A new report by Pew Charitable Trusts reveals that while most states’ annual finances were better off heading into 2019 legislative sessions than they had been in a decade, “many states are still coping with lingering – maybe even lasting – effects” of the Great Recession.
Referred to as “the lost decade,” the authors of the report argue states collectively suffered in key areas including tax revenue, K-12 and higher education spending, infrastructure funding, and inability to contribute to their rainy day funds.
“The legacy of the lost decade is easily overlooked given the second-longest U.S. economic expansion on record, arguably the longest bull market for stocks in U.S. history, unemployment at near-historic lows, and a recent spurt in the growth of state tax revenue,” the report states.
Three key findings highlight states losing $283 billion worth of tax revenue over ten years, their budgets being hampered by Medicaid spending growth, and their unfunded pension debt reaching an all-time high.
“Like a family that suffered a job loss or pay cut during the recession, states missed out on billions of dollars in tax revenue,” the authors write.
The $238 billion in lost tax revenue excludes even more lost revenue from potential growth in tax receipts that would have occurred under different economic circumstances, the authors note. Even though total state tax collections in late 2018 were 13.4 percent higher than a decade ago, based on quarterly tax revenue collections adjusted for inflation, nine states’ tax revenues were still less than their peaks before receipts fell in 2007-09.
Even after the economy improved, Medicaid still consumes a greater share of state revenue than before the recession. In 2007, for every state-generated dollar, 14.3 cents went toward Medicaid expenses. That number increased to 17.1 cents in 2017.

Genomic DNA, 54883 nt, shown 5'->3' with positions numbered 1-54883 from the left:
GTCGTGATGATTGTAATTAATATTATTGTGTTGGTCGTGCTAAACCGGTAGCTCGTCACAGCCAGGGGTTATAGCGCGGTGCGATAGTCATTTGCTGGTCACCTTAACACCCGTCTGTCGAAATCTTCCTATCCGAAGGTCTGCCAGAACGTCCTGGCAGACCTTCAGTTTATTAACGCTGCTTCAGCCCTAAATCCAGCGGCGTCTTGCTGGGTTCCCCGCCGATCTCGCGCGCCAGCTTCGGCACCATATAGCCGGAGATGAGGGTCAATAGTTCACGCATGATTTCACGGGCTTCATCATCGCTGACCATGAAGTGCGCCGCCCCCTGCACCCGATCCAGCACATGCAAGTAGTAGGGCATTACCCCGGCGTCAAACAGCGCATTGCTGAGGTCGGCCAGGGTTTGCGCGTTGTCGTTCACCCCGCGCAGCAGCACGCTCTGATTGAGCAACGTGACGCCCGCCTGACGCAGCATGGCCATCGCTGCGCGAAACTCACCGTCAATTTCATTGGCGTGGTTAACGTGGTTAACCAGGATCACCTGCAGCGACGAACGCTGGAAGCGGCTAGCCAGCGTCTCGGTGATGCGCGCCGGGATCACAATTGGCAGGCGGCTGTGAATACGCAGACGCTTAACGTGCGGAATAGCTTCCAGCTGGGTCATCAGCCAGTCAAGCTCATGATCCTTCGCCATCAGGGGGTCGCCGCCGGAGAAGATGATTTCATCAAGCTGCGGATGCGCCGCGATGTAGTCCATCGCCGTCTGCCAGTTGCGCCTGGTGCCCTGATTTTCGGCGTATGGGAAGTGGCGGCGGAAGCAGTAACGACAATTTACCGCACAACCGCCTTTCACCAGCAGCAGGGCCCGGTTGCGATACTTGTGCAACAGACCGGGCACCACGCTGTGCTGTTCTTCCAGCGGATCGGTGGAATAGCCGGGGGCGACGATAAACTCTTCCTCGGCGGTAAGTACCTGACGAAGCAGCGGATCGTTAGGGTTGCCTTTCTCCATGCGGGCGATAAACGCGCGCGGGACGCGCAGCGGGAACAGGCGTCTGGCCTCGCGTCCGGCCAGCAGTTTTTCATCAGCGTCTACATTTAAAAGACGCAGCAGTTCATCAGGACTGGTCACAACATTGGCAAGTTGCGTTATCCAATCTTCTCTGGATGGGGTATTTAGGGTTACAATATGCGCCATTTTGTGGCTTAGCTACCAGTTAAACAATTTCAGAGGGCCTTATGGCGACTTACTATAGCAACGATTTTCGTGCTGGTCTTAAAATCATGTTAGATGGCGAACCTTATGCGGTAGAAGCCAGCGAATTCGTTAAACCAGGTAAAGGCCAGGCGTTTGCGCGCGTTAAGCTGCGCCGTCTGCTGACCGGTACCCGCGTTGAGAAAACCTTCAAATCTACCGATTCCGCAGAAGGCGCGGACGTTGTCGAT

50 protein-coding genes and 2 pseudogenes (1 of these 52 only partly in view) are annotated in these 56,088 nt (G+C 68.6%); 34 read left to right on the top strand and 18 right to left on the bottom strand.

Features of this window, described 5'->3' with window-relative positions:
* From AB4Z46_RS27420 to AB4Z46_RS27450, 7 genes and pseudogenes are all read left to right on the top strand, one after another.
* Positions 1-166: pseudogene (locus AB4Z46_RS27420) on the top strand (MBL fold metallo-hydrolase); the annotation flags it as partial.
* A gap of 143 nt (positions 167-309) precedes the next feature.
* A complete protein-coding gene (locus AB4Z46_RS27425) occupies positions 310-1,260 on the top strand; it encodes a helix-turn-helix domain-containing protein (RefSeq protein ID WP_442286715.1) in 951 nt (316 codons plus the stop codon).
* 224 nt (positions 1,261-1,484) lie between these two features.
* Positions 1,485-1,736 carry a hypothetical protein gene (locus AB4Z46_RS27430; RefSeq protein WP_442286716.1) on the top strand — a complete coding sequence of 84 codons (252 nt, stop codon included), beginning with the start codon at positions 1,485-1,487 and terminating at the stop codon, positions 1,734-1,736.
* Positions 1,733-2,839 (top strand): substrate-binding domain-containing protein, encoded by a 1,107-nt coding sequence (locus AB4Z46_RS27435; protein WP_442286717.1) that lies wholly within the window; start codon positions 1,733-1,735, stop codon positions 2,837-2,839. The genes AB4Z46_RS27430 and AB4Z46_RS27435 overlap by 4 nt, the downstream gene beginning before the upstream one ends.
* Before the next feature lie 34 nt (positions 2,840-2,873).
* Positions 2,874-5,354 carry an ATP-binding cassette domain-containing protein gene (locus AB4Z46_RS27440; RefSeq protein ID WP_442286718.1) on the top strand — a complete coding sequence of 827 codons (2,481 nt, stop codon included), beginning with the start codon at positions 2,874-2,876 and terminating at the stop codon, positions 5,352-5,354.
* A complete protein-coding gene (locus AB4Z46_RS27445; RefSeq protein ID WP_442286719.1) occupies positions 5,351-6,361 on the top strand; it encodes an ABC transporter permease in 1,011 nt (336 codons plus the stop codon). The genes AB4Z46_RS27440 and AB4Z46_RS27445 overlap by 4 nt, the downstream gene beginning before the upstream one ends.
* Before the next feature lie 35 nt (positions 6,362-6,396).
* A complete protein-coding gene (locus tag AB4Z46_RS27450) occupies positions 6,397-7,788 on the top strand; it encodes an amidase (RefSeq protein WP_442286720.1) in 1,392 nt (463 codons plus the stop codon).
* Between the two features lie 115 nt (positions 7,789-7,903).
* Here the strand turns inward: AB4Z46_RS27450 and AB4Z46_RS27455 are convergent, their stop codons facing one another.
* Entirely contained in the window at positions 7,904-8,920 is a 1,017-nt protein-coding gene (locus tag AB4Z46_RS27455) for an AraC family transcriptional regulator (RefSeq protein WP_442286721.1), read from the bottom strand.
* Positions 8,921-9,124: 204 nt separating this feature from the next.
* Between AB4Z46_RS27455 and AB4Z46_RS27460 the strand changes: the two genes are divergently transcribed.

Medicaid is the second highest expense for states after K-12 education spending.
“Higher Medicaid costs can limit what states have left to fund other priorities, such as schools, transportation and public safety,” the authors write.
Preliminary figures indicate that states spent more money on Medicaid from fiscal years 2017 to 2018 despite slowed enrollment growth. Increased costs can be attributed to states’ responsibility to pay a higher percentage for the program through the Affordable Care Act’s Medicaid expansion. Previously, the federal government covered 100 percent of the costs of Medicaid expansion through 2016. After which states paid 5 percent in 2017 and will pay up to 10 percent by 2020.
The Great Recession also compounded states’ pension funding problems, Pew notes.
“As a result, the gap grew between how much states had saved and how much they needed to cover the pension benefits promised to public workers,” the authors write. “The greater the gap, the more a state would need to set aside annually simply to keep its pension debt from growing.”
As of fiscal 2016, states had enough money to cover only 66 percent of their total pension liabilities, the lowest level since fiscal 2003, according to the report. The shortfall between pension assets and liabilities amounted to a collective debt of $1.35 trillion by fiscal 2016, taking into account new accounting standards that raised the 50-state total by roughly $100 billion, Pew states.
According to a 2018 Truth in Accounting (TIA) financial state of the states report (based on 2017 numbers), 40 states didn’t have enough money to pay their bills and are drowning from their increasing unfunded liabilities. The total debt for all 50 states increased by $53.4 billion to more than $1.5 trillion in one fiscal year, TIA reports.
Most of the debt comes from unfunded retiree benefit promises, including pension and retiree health care debt.
“One of the ways states make their budgets look balanced is by shortchanging public pension funds,” the TIA report states. “This practice has resulted in a $837.5 billion shortfall” in 2017.
In 2017, other post-employment benefits – mainly retiree healthcare liabilities – totaled $663.1 billion. These figures increased from the previous year of $832.6 billion worth of pension debt and $614.9 billion in retiree health care debt.
“Because government financial statements do not report all liabilities, elected officials and citizens are making financial decisions without knowing the true financial condition of their government,” TIA argues. “The lack of accuracy and transparency in government accounting makes it difficult for even experienced readers of government financial documents to understand and evaluate a public-sector entity’s financial health.”
This article was first published on The Center Square.